This past year, Memorial Sloan Kettering researchers made important advances in basic and translational science that furthered our understanding of cancer and of how best to treat it. Here, we describe some of the year’s highlights.
First CAR T Cell Therapies FDA Approved
By far the biggest cancer-science news from 2017 was the US Food and Drug Administration’s approval of chimeric antigen receptor (CAR) T cell therapy for certain types of leukemia and lymphoma. A form of immunotherapy, CAR T uses genetically engineered versions of a person’s own immune cells to find and fight cancer.
The FDA called its approval “historic,” noting that it was the first time that a cell therapy produced through gene editing had passed this regulatory hurdle.
Two separate CAR T products were given the green light within two months. In August, the FDA approved tisagenlecleucel (Kymriah), made by the pharmaceutical company Novartis, for children and young adults with acute lymphoblastic leukemia that has not been completely eliminated by prior therapies. In October, it approved axicabtagene ciloleucel (Yescarta) for people with certain types of non-Hodgkin lymphoma that are similarly resistant to treatment. Yescarta is manufactured by the biotech company KITE, now owned by Gilead Sciences. Both approvals reflect the significant benefits of CAR T therapies for very ill people who otherwise have run out of options.
MSK scientists played key roles in the development of CAR T cell therapy, and they are leaders in pioneering the next generation of these medicines. Read more about MSK’s contributions to CAR T therapy.
CRISPR Takes Off
No biotechnology has had more impact on science and medicine in recent years than the genome-editing tool CRISPR. With this powerful molecular scissors, scientists can snip out specific pieces of DNA or make changes at precise genetic addresses. MSK scientists used CRISPR in several inventive ways this year to push cancer science forward.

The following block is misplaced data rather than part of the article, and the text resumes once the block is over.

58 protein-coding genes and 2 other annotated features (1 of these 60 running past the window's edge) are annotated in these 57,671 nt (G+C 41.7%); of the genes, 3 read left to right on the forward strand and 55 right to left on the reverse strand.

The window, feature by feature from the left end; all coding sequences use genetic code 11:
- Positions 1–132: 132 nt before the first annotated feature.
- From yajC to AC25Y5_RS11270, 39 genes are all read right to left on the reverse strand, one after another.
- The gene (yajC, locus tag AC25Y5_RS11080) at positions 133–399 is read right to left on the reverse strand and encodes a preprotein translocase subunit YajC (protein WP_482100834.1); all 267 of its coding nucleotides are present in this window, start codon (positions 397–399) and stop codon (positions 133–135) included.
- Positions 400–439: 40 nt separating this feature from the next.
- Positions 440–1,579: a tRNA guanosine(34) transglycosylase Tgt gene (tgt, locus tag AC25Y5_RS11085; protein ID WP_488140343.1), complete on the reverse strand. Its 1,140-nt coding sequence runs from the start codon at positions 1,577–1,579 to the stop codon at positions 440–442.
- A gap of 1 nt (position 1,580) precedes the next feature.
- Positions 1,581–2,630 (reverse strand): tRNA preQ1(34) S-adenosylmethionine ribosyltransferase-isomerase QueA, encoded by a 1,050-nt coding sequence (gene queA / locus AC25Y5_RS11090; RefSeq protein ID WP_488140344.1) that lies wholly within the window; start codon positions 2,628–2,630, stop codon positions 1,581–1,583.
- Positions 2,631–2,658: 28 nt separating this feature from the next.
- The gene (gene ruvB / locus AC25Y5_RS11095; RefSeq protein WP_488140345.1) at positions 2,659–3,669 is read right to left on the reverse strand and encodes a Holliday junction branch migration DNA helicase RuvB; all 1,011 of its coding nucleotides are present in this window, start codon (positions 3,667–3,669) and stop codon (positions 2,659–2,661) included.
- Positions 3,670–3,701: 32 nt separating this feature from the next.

Immunologist Michel Sadelain and his team used CRISPR to build more-effective CAR T cells. Typically, scientists use modified viruses to add the CAR gene into immune cells. The virus inserts the gene randomly at multiple spots in the genome, which can have unwanted consequences. In a study published in the journal Nature, Dr. Sadelain’s team showed that they could use CRISPR to place the CAR at a very specific genome location, to optimize functioning. The approach paves the way for more reliable CAR therapies, and even off-the-shelf versions that would not need to be made from a person’s own cells.
In a separate study, biologist Scott Lowe and his team used CRISPR to prove that a specific genetic mutation is the cause of a rare type of liver cancer called fibrolamellar hepatocellular carcinoma. The discovery should aid the search for new medicines that could treat this rare cancer, which predominantly affects children and young adults.
As if CRISPR weren’t precise enough, a team of researchers from the Sloan Kettering Institute built a computer program to help scientists design more-effective guide RNAs, which is what the CRISPR tool uses to find specific regions of the genome. Called GuideScan, the freely accessible program should help researchers make even more skillful use of the technology.
Jumping Ahead of Childhood Cancer
Cancer primarily affects older people. A person’s risk rises over time as genetic mutations pile up, due either to mistakes when cells copy their DNA or to ongoing exposure to cancer-causing agents in the environment, like cigarettes. Researchers have long been puzzled by why tumors develop in children, who presumably haven’t had enough time for large numbers of random mutations to accumulate.